Our data suggests that Pin1 is regulated by differentiation and in turn modulates the ability of CPCs to differentiate and commit (Figs. 1, ,3,3, and and6).6). Expression and localization of Pin1 is altered during Dex-induced differentiation in CPCs (Fig. 1). Cell confluence of CPCs is impacted by the presence or absence of Dex, however, Pin1 localization is not affected by changes in cell confluence.4 Thus, the cytosolic localization of Pin1 observed during Dex treatment (Fig. 1D) is independent of increases in cell density and dependent mainly on Dex-induced differentiation. Pin1 plays an active role in both the cytosol and nucleus by targeting different substrates in each of the cellular compartments. Cell cycle progression, chromosomal condensation, and regulation of transcription factors c-Fos, c-Jun, NFκB, and Stat3 are some of the roles Pin1 plays in the nucleus (43). It is tempting to speculate from our findings that cytosolic Pin1 may specifically have a role in the regulation of differentiation in CPCs. Several published findings link the serine threonine kinase Akt and Pin1 (4, 28, 44). The spatiotemporal pattern of Akt activity governs cellular fate; Akt activity is mainly cytosolic during differentiation of skeletal muscle and neural cells and our own findings demonstrate that forced nuclear localization of Akt inhibits differentiation of CPCs (45, 46). Pin1 and Akt interaction in the cytosol to synergistically regulate differentiation upon Dex treatment in CPCs seems a reasonable speculation, but requires further investigation. Pin1 also modulates several other signaling molecules involved in cell fate determination. By stabilizing β-catenin Pin1 induces neuronal differentiation of neural progenitor cells (16). A strong correlation between Pin1 expression and Notch activity has also been reported implicating Notch as a substrate mediating effects of Pin1 signaling and regulating proliferation and lineage commitment (17).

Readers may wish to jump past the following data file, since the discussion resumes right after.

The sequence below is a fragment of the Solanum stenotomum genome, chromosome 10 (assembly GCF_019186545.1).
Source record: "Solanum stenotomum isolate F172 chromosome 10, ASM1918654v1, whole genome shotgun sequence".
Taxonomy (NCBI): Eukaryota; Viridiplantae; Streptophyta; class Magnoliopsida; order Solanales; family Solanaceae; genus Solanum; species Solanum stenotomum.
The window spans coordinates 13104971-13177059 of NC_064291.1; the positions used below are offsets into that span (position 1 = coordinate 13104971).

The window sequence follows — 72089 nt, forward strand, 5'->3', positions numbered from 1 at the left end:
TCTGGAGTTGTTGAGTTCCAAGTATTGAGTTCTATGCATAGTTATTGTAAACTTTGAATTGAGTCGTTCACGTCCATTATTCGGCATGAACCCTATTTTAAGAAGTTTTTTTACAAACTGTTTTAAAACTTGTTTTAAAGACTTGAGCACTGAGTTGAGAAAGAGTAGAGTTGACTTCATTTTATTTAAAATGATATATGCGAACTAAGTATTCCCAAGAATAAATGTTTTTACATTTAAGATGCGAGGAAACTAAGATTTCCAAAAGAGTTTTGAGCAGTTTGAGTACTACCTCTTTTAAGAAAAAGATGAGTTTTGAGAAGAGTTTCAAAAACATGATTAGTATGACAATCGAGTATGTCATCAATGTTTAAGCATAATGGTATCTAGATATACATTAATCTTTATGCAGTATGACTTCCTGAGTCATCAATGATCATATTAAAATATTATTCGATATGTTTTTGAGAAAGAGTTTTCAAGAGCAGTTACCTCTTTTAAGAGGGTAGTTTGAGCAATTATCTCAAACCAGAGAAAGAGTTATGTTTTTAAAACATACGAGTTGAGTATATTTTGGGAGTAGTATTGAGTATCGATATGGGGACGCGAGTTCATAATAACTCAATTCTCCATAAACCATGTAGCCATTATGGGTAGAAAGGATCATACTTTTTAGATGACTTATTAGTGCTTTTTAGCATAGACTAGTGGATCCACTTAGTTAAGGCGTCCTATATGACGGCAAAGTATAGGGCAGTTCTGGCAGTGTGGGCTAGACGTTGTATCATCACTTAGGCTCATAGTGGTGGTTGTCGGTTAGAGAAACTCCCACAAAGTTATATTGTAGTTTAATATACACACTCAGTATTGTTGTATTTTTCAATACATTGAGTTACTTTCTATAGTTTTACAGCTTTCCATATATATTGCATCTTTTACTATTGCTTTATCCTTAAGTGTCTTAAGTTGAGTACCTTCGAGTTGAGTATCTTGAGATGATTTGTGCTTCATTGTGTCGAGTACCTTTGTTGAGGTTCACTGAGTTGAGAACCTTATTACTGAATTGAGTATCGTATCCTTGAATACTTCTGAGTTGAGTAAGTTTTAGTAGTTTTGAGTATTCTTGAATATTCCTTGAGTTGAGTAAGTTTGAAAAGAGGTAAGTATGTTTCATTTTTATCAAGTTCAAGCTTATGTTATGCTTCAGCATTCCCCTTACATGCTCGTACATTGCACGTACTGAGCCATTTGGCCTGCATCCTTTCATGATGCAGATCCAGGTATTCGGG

Another striking consequence of Pin1 manipulation are the effects upon typical stemness and multipotency markers in CPCs. Expression of surface marker c-kit is dramatically decreased during both overexpression and loss of Pin1 (Figs. 3 and and6),6), consistent with increased differentiation and acquisition of senescence in CPCs. Pin1 is essential for maintenance of stem cell self-renewability and pluripotency in embryonic stem cells and stabilizes typical pluripotency factors such as c-Myc, KLF4, Oct4, and Nanog (15, 47, 48). Consistently loss of Pin1 dramatically decreases expression of c-Myc, KLF4, Oct4, and Nanog in CPCs (Fig. 3). Interestingly, however, hyperactivation of Pin1 does not cause the exact opposite and a differential regulation of multipotency factors is observed (Fig. 6).